Attempts to resolve the jet fuel supply challenge for some suppliers at OR International Airport escalated to ministerial level.
Minister of Transport Fikile Mbalula and Minister of Mineral Resources and Energy Gwede Mantashe met in late April to discuss the matter, according to a statement issued by the Department of Transport on Friday.
After the meeting, Mbalula reassured the aviation sector that measures are being implemented to ensure adequate jet fuel supply at OR Tambo. This was communicated in a statement on 27 April, the department said.
In the meantime, some international airlines whose suppliers still cannot guarantee enough jet fuel at OR Tambo International Airport currently have to detour via Durban or even Windhoek to refuel, Fin24 reported. Since late March, jet fuel supplies have been constrained at the airport.
Airports Company SA (ACSA) described overall jet fuel stock levels at OR Tambo International Airport as stable, but certain suppliers impacted by the recent floods in KwaZulu-Natal still cannot get the quantities they require because of damage to railway lines.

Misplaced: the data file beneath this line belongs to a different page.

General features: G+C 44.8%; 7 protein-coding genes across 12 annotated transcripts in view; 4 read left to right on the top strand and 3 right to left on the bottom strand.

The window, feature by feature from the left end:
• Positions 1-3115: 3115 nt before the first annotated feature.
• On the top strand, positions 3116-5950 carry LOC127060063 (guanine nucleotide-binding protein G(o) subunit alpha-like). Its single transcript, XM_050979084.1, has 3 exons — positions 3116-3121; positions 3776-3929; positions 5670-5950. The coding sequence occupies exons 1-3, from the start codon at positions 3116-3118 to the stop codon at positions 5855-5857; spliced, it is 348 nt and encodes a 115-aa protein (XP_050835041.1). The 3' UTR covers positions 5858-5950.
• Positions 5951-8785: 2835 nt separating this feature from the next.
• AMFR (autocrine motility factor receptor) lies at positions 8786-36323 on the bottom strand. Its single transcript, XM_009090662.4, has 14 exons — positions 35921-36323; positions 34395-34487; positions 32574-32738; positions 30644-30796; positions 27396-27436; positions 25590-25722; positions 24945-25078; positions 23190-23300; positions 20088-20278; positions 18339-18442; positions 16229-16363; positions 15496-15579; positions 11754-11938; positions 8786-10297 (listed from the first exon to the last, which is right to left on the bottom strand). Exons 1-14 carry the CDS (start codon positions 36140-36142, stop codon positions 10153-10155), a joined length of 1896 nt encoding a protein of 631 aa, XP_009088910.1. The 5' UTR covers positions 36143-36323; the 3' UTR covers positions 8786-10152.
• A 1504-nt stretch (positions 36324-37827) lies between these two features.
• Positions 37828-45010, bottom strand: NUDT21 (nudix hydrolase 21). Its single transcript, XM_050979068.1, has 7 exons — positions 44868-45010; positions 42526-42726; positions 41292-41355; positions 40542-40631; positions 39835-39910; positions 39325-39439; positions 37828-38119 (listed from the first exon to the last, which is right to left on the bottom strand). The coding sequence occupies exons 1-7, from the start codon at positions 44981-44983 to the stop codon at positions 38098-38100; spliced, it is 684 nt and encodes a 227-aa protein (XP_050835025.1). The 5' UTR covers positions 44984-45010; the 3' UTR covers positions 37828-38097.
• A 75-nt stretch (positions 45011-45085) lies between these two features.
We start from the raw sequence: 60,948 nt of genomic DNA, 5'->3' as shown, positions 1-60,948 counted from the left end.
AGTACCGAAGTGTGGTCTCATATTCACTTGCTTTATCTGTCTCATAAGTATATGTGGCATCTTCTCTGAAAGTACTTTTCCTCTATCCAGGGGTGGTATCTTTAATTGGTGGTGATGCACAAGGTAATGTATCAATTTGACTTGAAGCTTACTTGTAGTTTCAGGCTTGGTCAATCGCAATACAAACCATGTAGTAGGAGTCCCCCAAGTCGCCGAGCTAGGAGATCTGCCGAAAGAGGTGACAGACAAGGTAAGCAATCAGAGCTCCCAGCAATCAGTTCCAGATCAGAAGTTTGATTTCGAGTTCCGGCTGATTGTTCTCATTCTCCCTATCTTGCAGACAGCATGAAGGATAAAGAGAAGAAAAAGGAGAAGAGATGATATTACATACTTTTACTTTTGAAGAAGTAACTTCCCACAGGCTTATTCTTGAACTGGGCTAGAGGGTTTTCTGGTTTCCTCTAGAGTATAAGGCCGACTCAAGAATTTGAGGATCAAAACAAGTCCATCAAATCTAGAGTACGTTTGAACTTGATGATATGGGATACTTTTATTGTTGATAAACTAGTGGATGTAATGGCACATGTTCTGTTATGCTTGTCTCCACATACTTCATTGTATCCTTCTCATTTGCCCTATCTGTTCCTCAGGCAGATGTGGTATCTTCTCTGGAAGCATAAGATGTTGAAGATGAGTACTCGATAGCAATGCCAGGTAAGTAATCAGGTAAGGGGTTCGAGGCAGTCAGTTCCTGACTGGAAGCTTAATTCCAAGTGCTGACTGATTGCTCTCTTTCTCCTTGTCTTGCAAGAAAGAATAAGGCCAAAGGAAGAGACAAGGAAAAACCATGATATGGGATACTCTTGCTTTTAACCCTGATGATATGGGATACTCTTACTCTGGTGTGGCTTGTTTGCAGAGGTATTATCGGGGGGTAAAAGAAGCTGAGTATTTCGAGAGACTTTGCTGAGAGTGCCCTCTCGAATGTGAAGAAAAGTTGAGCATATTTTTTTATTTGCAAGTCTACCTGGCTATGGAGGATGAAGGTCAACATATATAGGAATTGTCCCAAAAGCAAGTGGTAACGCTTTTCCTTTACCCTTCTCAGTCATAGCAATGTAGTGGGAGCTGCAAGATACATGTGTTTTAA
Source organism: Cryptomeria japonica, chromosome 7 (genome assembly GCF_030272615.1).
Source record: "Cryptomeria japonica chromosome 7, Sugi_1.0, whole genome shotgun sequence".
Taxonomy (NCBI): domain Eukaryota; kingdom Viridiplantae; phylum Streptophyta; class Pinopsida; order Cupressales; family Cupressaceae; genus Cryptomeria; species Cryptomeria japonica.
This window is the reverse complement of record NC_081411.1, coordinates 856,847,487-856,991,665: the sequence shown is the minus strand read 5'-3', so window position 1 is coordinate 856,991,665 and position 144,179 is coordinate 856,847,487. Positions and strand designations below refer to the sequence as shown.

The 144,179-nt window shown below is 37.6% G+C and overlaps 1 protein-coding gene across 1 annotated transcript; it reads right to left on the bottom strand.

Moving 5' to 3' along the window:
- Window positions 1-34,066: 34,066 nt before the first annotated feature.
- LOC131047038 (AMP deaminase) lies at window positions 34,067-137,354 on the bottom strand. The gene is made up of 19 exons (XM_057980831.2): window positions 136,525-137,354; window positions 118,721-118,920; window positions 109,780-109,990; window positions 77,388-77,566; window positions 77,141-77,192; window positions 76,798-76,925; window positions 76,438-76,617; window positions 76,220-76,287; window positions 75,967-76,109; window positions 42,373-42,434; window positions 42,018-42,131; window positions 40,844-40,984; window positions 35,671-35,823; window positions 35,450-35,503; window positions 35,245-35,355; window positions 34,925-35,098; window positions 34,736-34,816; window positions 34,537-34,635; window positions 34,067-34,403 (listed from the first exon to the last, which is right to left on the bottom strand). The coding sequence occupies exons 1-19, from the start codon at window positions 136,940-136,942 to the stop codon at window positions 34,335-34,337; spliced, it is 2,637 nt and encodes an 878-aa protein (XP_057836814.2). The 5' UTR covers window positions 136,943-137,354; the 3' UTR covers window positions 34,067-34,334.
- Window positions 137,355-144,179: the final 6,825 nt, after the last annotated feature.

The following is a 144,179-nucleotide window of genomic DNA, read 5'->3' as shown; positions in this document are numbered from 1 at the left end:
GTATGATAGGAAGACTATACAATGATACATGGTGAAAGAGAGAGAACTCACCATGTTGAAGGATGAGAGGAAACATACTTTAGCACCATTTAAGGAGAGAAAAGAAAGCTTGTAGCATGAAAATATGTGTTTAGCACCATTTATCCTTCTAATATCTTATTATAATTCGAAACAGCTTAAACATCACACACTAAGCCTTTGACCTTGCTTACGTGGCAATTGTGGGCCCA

Fin24 also reported that a consignment of jet fuel by ship was due at the Durban port this week. According to the Department of Transport, the ship arrived on Thursday and the process to pump the fuel into the NATREF refinery is set to begin. The department says this will ensure availability of jet fuel for aircraft at OR Tambo once the quality control process is concluded.
Currently, additional quantities of fuel from the NATREF refinery are being supplied to OR Tambo International, as well as smaller quantities via rail from Mozambique.
“The Airports Company South Africa [ACSA] has given an assurance that overall stock levels are stable, while certain suppliers impacted by the floods are still unable to get the quantities they require. ACSA has further indicated that there is also an anticipated volume of approximately 20 million litres that will come through a special pipeline consignment,” states the Department of Transport.
“We are encouraged that Transnet Freight Rail is working round the clock to get a portion of their rail system between Durban and Johannesburg operational from mid-June, which will restore at least 50% of the normal rail capacity from the coast.”
Mbalula acknowledges that some airlines currently must refuel at other airports such as King Shaka International Airport, due to the crunch at OR Tambo.